Living on the Peyton Dew ranch as a teenager, attending Pinedale High School, and learning the skills of a cowboy, my Dad grew to young adulthood in the majestic setting of the Wind River and Teton mountain ranges, running cattle to and from mountain pastures. He played sports in high school and did well in his studies, but there was no money for further education and he eventually ended up an orchardman in the Snake River valley on the Oregon Slope, near the Idaho border.

Here he met my mother, who was friends with his sister Alice. The whole Ketcham family had followed my Dad from Missouri to Wyoming and then on to Idaho, where there was work for Grandpa Ketcham and his children. Merritt Ketcham and Mona Elizabeth Larson, a railroad man's daughter herself, were married Dec. 23, 1935.

My Dad had dedicated his life to God when his youngest sister Nellie Mae was desperately ill. And shortly after their marriage, my parents moved to Chicago to attend Moody Bible Institute, where they both studied for two or so years and my Dad qualified as a minister. I'm not sure when or where he was ordained, possibly at the Mossyrock Community Church, his first pastorate.

That's where I was born, in a Chehalis, Washington, hospital 30 miles or so from the tiny hamlet of Mossyrock. I was the first surviving child. My brothers Jimmy and Charles were stillborn.

This picture was taken in Mossyrock in the fall of 1942, when I was a few months old.
My Dad served the Mossyrock church for two years and then was called to Calvary Baptist Church in Portland, where he served for seven years; then it was on to Athena, Oregon for nine years and Goldendale, Washington, for the remaining eight years of his life. He died at age 62 from chronic illnesses related to heart abnormalities. Or at least that's what we have decided from knowing his health history.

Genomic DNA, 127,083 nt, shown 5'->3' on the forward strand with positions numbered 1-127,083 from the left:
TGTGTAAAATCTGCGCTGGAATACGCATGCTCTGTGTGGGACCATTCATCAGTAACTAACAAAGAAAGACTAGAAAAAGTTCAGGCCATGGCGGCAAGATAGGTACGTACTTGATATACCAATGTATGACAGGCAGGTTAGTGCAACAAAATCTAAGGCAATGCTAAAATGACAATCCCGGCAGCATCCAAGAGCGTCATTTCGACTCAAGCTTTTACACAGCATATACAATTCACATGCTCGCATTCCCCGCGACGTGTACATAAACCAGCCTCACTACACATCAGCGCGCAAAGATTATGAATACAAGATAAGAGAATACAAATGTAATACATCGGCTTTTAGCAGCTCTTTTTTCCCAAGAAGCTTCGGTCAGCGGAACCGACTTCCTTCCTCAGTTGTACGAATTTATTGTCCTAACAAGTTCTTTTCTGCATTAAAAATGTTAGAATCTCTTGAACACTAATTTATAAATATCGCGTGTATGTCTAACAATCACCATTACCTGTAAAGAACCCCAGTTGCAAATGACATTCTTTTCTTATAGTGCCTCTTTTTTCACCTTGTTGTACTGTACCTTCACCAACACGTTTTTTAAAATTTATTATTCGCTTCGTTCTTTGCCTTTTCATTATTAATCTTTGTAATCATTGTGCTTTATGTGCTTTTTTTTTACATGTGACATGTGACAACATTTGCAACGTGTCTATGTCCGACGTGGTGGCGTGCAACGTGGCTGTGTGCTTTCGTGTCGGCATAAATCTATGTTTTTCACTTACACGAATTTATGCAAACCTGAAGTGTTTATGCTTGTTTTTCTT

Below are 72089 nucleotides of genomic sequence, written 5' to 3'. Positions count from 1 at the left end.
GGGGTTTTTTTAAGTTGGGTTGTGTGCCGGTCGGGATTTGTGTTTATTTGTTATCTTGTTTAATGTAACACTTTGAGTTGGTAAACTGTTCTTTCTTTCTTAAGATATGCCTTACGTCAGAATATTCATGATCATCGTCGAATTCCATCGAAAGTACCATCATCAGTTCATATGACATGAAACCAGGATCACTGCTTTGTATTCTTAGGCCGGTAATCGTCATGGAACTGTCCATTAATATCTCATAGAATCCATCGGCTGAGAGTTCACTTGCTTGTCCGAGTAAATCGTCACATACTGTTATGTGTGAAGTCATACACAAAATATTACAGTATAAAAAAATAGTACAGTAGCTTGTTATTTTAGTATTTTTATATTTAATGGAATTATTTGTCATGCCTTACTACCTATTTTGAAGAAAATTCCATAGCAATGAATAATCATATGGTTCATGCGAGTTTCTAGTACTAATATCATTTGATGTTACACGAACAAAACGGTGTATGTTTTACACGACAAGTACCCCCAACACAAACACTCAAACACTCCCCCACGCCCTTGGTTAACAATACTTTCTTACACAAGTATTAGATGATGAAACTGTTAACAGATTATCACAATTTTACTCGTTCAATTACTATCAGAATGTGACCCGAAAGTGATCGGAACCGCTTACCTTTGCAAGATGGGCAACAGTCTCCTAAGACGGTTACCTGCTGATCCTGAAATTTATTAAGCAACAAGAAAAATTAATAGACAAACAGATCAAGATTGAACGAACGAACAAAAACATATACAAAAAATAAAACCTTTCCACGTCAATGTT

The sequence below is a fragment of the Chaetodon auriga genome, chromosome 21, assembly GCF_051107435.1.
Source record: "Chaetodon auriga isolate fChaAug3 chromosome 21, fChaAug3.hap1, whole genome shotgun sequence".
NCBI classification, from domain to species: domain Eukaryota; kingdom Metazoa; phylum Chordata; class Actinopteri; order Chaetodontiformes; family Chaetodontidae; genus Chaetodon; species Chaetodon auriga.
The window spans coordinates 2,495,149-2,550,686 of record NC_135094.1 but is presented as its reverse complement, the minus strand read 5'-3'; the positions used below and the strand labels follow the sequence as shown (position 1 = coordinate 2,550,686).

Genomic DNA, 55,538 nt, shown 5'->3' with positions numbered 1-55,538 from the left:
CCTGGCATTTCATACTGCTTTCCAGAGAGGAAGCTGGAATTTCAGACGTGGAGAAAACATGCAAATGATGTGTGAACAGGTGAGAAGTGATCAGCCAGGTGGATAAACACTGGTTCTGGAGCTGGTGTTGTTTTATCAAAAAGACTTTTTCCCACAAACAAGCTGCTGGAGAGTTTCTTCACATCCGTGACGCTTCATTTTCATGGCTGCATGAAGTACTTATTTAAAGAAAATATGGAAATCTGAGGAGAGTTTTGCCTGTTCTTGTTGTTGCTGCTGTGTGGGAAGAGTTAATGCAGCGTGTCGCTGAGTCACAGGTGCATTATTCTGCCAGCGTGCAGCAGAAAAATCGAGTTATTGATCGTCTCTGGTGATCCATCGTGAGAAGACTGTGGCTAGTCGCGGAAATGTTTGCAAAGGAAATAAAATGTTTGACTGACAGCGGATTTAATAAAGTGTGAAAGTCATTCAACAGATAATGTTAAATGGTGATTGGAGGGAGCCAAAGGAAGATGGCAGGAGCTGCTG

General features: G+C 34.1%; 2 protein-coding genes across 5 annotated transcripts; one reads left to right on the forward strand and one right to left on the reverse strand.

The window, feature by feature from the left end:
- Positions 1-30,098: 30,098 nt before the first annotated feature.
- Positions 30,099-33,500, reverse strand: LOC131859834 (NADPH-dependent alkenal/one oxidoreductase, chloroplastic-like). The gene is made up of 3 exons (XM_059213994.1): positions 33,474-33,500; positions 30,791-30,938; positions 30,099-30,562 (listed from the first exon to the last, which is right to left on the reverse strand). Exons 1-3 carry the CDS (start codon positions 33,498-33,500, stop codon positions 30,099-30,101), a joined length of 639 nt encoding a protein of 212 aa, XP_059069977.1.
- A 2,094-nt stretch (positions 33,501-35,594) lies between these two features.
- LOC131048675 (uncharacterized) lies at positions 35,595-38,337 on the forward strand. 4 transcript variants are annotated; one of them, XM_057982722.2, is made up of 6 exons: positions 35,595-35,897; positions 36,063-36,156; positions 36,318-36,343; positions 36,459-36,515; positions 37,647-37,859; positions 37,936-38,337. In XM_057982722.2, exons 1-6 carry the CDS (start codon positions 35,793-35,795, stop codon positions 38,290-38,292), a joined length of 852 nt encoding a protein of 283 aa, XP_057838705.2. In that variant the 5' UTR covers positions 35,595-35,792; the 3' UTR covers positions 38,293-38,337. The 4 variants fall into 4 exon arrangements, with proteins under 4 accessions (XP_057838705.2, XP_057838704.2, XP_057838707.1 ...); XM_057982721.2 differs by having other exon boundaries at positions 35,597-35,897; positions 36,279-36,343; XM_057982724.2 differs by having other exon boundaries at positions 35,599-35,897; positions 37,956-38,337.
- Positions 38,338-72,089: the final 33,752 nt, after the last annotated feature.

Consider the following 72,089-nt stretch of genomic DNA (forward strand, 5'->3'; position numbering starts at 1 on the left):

And here I am in ministry, following in his footsteps, hoping that even though our theologies are/were miles apart, he understands somehow, somewhere, that I learned it all from him.

Here's what I learned from my Dad about ministry:
1. It's important to be approachable as a minister, knowing what my congregants' lives are like, being available to them as a pastor but also as a special kind of friend, someone who is not aloof or in an ivory tower of professionality but who can relate to others on a very personal level without overstepping boundaries.
2. Humor is an essential ingredient in ministry. Without it, it's too easy to be hurt by chance remarks or criticism.
3. Be serious about your values, but try to understand others' values.
4. Be friendly and welcoming to all; don't play favorites.
5. Ministers do not often receive all the appreciation they deserve, but this is just life. Don't be hurt by it.
6. Look for many ways to minister. Be involved in your community.
7. Find friends among ministers of other faiths. You can talk with them about things that your congregants might not understand. Even your spouse might not understand!
8. Your integrity is worth your life. Don't give it up. When it's questioned, examine your behavior and change anything that doesn't meet your standards. But you are the final judge of your integrity, not the world.
9. Let ministry be your passion but don't do your family the disservice of neglecting them.
10. Love people, even the ones who are radically different from you, and learn from everyone.

My Dad, the Reverend Merritt Bernhardt Ketcham, has been my role model for virtually all my life. The most treasured memories I have of him revolve around the times we spent together, especially the moment in the Dinty Moore Cafe in Biggs, Oregon, when he called me "Pal", thrilling me deeply. He lives on in me and I trust he has come to terms with the differences in our theology, if indeed there were any serious gaps.

I believe he would bravely listen to my theology, even if it was hard for him to accept. I believe he would champion my right to be true to myself. I believe he would forgive my childish slights. I believe he was pleased with me. After all, he called me Pal.

Thursday, June 12, 2008

While we're on the subject of politics

here's an article someone forwarded to me. I'm not sure how seriously to take it and would like to hear others' opinions on the topic of Karl Rove's purported manipulation of the Democratic nomination process.

Your thoughts?

Wednesday, June 11, 2008

Because if it ain't broke already...

we might as well break it.

Check this out:

Monday, June 09, 2008